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  • Negotiating the Net in Africa: the politics of internet diffusion
  • Olga Morawczynski
Ernest J. Wilson and Kelvin R. Wong (eds), Negotiating the Net in Africa: the politics of internet diffusion. Boulder CO: Lynne Rienner Publishers (hb $55 – 978 1 58826 421 3). 2006, 238pp.

Negotiating the Net in Africapresents an in-depth analysis of internet expansion in six African countries: Ghana, Guinea-Bissau, Kenya, Rwanda, South Africa and Tanzania. According to the authors, the main goal of this analysis is to provide an ‘aggregate understanding’ of the reasons for the spread of the internet. Politics and policy are made central to this understanding.

The authors present an analytical framework, which they call ‘Negotiating the Net’ (NTN). This model identifies and incorporates analytical categories termed critical negotiation issues (CNIs). These CNIs are meant to give focus and structure to the complexity of the political processes that accompany internet diffusion. Four major categories of CNIs are identified: (1) policy reform issues (privatization, liberalization, regulation); (2) access issues (access to facilities, monopoly pricing, access legality); (3) national information communication technology (ICT) policy issues (information society, universal access and services, policy-making capacity, implementation capacity); (4) technical issues (internet exchange points (IXP) and voice-over internet protocol (VOIP)). The authors present the CNIs as being extremely politically sensitive. They argue that, if unresolved, these issues can impede successful internet expansion drastically.

After introducing the CNIs, the book proceeds to give a detailed analysis of the internet diffusion process in the six countries. Each contributing author identifies and ranks the four CNIs that had the greatest impact. They also give a detailed explication of how these negotiations proceeded and who was involved. These chapters highlight the particularities of diffusion in each country, and give attention to the political situation. For example, in Rwanda the military restricted telecommunications sector reform. In the context of post-genocide insecurity, they were afraid that ICTs could be used to incite violence. In Kenya, the political system thrived on limiting access to information under President Moi. It was not until the introduction of multi-party democracy that internet service provider (ISP) licences were granted and diffusion rates increased dramatically. In both of these cases, the CNIs were contingent upon the political situation in the country. There is also a chapter dedicated to the role of international cooperation in internet [End Page 630]diffusion. In this chapter, the author explains how international donors struggled to topple public sector monopolies and encourage liberalization policies in African countries.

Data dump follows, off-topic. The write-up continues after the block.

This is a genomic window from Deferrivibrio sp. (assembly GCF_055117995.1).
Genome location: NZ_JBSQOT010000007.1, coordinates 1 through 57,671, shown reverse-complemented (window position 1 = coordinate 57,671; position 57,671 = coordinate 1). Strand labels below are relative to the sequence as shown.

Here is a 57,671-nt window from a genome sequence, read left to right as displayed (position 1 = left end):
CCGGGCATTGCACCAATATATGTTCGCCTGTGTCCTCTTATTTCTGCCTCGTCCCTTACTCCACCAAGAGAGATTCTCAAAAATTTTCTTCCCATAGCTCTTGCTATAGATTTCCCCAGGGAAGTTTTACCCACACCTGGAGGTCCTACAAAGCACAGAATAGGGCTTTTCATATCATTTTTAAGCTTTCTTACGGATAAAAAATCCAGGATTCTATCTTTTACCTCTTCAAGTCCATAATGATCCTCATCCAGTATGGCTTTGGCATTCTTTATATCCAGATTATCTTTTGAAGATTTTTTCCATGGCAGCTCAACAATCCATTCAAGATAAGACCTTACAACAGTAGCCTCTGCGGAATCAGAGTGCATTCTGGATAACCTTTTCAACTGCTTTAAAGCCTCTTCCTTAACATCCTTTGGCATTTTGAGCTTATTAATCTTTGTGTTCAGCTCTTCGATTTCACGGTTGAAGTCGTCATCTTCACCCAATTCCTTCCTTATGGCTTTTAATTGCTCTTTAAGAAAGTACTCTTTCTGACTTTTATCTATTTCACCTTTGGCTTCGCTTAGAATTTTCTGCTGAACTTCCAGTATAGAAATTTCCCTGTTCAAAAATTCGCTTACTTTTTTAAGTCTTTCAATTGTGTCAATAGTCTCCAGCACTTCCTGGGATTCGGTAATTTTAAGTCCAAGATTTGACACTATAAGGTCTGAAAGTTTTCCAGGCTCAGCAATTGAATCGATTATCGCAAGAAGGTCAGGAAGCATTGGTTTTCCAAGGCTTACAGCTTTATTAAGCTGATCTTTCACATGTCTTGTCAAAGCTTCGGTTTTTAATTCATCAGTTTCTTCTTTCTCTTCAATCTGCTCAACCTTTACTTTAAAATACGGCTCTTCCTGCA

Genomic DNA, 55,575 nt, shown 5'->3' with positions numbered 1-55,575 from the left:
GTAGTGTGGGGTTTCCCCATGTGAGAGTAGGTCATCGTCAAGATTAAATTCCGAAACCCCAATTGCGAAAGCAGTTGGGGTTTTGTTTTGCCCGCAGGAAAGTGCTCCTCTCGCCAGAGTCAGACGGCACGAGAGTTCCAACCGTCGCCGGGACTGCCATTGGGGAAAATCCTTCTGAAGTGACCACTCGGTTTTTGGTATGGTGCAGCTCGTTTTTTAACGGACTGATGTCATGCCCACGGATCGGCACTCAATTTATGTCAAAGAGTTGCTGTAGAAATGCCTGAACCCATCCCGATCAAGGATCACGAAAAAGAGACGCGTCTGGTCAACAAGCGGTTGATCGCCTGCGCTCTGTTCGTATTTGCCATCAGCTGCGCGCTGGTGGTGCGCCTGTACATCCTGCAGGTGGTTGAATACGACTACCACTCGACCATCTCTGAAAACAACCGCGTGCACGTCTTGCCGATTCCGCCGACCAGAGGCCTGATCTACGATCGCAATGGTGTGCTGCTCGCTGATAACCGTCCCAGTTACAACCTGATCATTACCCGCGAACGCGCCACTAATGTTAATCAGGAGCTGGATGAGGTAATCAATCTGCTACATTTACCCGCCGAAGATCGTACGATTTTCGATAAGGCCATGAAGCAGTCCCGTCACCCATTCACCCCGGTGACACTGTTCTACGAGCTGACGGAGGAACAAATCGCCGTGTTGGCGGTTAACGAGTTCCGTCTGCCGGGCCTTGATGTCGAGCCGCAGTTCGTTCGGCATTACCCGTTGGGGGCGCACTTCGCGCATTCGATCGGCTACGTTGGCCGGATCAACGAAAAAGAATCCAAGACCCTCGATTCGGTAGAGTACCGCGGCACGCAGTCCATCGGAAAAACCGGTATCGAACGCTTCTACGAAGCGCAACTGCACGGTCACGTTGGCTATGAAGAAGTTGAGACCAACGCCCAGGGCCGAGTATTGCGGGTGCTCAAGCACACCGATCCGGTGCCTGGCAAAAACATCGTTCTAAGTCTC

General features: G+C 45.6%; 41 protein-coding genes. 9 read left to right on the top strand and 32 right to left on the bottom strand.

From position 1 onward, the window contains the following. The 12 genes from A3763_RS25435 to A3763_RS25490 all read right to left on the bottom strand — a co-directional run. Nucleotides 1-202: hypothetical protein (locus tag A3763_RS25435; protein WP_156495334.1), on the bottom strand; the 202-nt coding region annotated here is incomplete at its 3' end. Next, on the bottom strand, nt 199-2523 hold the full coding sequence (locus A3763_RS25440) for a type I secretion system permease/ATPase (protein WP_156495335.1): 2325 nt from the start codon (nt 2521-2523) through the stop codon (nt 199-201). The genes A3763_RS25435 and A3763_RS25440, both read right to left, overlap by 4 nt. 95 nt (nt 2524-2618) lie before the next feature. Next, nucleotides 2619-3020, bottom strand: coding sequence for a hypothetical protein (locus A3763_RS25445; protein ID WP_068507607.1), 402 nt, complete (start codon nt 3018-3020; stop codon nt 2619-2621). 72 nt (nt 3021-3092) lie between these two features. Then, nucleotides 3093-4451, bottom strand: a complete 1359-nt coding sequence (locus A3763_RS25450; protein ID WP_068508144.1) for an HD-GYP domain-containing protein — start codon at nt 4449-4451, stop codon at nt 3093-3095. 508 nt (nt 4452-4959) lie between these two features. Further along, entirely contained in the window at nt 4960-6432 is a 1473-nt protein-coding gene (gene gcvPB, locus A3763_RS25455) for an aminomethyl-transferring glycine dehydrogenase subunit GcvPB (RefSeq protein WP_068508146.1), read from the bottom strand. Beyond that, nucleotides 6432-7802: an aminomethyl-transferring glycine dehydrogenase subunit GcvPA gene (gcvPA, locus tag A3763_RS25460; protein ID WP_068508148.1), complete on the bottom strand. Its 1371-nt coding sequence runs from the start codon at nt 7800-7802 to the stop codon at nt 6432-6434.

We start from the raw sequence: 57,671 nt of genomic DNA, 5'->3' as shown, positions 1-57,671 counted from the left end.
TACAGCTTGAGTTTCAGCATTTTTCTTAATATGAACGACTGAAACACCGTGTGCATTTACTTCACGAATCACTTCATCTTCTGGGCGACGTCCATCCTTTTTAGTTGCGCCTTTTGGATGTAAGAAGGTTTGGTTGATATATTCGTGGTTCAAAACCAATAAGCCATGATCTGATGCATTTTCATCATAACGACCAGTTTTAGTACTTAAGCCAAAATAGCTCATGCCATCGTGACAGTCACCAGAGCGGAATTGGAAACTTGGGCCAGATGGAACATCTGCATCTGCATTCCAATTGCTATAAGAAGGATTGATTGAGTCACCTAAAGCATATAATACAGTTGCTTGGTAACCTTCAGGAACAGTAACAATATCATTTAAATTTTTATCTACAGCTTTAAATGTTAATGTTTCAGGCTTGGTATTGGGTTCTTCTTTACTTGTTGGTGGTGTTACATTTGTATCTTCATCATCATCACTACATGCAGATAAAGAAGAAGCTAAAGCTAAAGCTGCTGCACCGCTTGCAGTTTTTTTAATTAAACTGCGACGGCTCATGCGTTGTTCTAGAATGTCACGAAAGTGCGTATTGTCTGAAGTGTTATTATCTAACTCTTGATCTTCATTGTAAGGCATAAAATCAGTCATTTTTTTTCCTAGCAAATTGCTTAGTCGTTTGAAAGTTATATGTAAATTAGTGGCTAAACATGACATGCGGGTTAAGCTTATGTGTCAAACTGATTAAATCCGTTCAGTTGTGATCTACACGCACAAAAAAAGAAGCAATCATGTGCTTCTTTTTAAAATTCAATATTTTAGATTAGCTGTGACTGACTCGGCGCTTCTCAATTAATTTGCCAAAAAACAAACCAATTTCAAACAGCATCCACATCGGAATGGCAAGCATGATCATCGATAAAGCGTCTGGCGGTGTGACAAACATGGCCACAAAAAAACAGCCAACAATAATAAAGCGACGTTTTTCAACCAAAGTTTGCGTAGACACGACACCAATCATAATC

The book concludes by comparing and contrasting the CNIs. It also emphasizes the CNIs, such as privatization and liberalization, which the editors consider most important for diffusion. Process commonalities are also discussed. It is noted, for example, that the stakeholders are consistent amongst the case studies. The first to challenge state-run telecommunications companies were non-governmental actors, such as small private ISPs. It is also noted that the countries with cooperation amongst four sectors – public, private, non-profit, and research and education–were best able to accelerate and sustain the rate of diffusion.

The contribution of this book lies in the presentation of the NTN model. It conceptualizes and prioritizes a set of processes that the African countries faced during the phases of diffusion. It bases this model on two years of empirical evidence. During this period, field interviews were conducted in the six countries with key actors. Local records were also reviewed. The weakness of this work is that it fails to incorporate the perspective of the constituents. Most of the case studies did not explicate whether there was a demand for internet services, or whether such demand had to be crafted through creative marketing. The case could be different in each country. This is extremely important, as public pressure for internet services could affect the nature of political negotiations, which in turn determines diffusion. Despite this shortcoming, the NTN model presented in this collection provides policy makers and practitioners with a framework for understanding the key hurdles to innovation – not only with the internet but with ICTs in general. [End Page 631]

Olga Morawczynski
University of Edinburgh


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